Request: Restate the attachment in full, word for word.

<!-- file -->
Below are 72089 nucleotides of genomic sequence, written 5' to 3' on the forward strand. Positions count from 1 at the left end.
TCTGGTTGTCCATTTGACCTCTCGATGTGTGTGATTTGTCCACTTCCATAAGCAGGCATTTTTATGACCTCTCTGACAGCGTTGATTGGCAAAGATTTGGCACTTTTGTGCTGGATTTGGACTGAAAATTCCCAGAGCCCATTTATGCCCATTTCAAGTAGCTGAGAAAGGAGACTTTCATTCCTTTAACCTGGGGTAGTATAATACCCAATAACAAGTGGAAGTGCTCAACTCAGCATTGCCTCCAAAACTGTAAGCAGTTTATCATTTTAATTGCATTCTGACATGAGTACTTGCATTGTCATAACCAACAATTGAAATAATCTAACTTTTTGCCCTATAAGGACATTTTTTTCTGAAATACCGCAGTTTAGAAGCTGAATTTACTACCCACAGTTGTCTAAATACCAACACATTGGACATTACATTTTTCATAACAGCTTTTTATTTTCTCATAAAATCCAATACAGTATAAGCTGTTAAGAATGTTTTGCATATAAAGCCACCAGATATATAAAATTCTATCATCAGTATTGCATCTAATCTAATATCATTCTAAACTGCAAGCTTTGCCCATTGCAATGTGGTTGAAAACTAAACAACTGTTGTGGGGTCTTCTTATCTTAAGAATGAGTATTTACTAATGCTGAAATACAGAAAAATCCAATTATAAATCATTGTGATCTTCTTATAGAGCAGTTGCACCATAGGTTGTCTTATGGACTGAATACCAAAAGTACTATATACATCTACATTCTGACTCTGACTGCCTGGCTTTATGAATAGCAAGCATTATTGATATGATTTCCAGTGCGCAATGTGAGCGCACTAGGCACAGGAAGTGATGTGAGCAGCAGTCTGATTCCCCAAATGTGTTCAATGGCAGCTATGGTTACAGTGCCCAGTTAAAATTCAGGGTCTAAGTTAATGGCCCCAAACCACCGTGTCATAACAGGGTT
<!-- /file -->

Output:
Below are 72089 nucleotides of genomic sequence, written 5' to 3' on the forward strand. Positions count from 1 at the left end.
TCTGGTTGTCCATTTGACCTCTCGATGTGTGTGATTTGTCCACTTCCATAAGCAGGCATTTTTATGACCTCTCTGACAGCGTTGATTGGCAAAGATTTGGCACTTTTGTGCTGGATTTGGACTGAAAATTCCCAGAGCCCATTTATGCCCATTTCAAGTAGCTGAGAAAGGAGACTTTCATTCCTTTAACCTGGGGTAGTATAATACCCAATAACAAGTGGAAGTGCTCAACTCAGCATTGCCTCCAAAACTGTAAGCAGTTTATCATTTTAATTGCATTCTGACATGAGTACTTGCATTGTCATAACCAACAATTGAAATAATCTAACTTTTTGCCCTATAAGGACATTTTTTTCTGAAATACCGCAGTTTAGAAGCTGAATTTACTACCCACAGTTGTCTAAATACCAACACATTGGACATTACATTTTTCATAACAGCTTTTTATTTTCTCATAAAATCCAATACAGTATAAGCTGTTAAGAATGTTTTGCATATAAAGCCACCAGATATATAAAATTCTATCATCAGTATTGCATCTAATCTAATATCATTCTAAACTGCAAGCTTTGCCCATTGCAATGTGGTTGAAAACTAAACAACTGTTGTGGGGTCTTCTTATCTTAAGAATGAGTATTTACTAATGCTGAAATACAGAAAAATCCAATTATAAATCATTGTGATCTTCTTATAGAGCAGTTGCACCATAGGTTGTCTTATGGACTGAATACCAAAAGTACTATATACATCTACATTCTGACTCTGACTGCCTGGCTTTATGAATAGCAAGCATTATTGATATGATTTCCAGTGCGCAATGTGAGCGCACTAGGCACAGGAAGTGATGTGAGCAGCAGTCTGATTCCCCAAATGTGTTCAATGGCAGCTATGGTTACAGTGCCCAGTTAAAATTCAGGGTCTAAGTTAATGGCCCCAAACCACCGTGTCATAACAGGGTT